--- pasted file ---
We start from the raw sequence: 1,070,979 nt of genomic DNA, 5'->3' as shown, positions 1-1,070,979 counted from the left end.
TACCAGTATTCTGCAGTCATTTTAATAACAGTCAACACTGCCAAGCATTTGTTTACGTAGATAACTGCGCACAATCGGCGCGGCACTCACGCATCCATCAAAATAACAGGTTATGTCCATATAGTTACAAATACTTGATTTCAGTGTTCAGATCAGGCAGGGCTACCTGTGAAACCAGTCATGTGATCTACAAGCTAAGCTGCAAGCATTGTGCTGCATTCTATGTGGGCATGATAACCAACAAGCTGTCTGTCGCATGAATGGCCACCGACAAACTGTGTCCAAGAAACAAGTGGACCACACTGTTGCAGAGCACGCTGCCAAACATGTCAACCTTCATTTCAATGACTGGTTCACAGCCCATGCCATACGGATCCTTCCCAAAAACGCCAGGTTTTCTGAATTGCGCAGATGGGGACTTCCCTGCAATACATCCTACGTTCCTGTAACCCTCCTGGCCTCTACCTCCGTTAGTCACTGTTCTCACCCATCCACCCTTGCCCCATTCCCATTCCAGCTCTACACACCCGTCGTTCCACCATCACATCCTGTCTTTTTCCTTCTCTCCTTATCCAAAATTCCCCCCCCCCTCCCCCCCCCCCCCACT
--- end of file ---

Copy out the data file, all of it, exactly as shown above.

We start from the raw sequence: 1,070,979 nt of genomic DNA, 5'->3' as shown, positions 1-1,070,979 counted from the left end.
TACCAGTATTCTGCAGTCATTTTAATAACAGTCAACACTGCCAAGCATTTGTTTACGTAGATAACTGCGCACAATCGGCGCGGCACTCACGCATCCATCAAAATAACAGGTTATGTCCATATAGTTACAAATACTTGATTTCAGTGTTCAGATCAGGCAGGGCTACCTGTGAAACCAGTCATGTGATCTACAAGCTAAGCTGCAAGCATTGTGCTGCATTCTATGTGGGCATGATAACCAACAAGCTGTCTGTCGCATGAATGGCCACCGACAAACTGTGTCCAAGAAACAAGTGGACCACACTGTTGCAGAGCACGCTGCCAAACATGTCAACCTTCATTTCAATGACTGGTTCACAGCCCATGCCATACGGATCCTTCCCAAAAACGCCAGGTTTTCTGAATTGCGCAGATGGGGACTTCCCTGCAATACATCCTACGTTCCTGTAACCCTCCTGGCCTCTACCTCCGTTAGTCACTGTTCTCACCCATCCACCCTTGCCCCATTCCCATTCCAGCTCTACACACCCGTCGTTCCACCATCACATCCTGTCTTTTTCCTTCTCTCCTTATCCAAAATTCCCCCCCCCCTCCCCCCCCCCCCCACT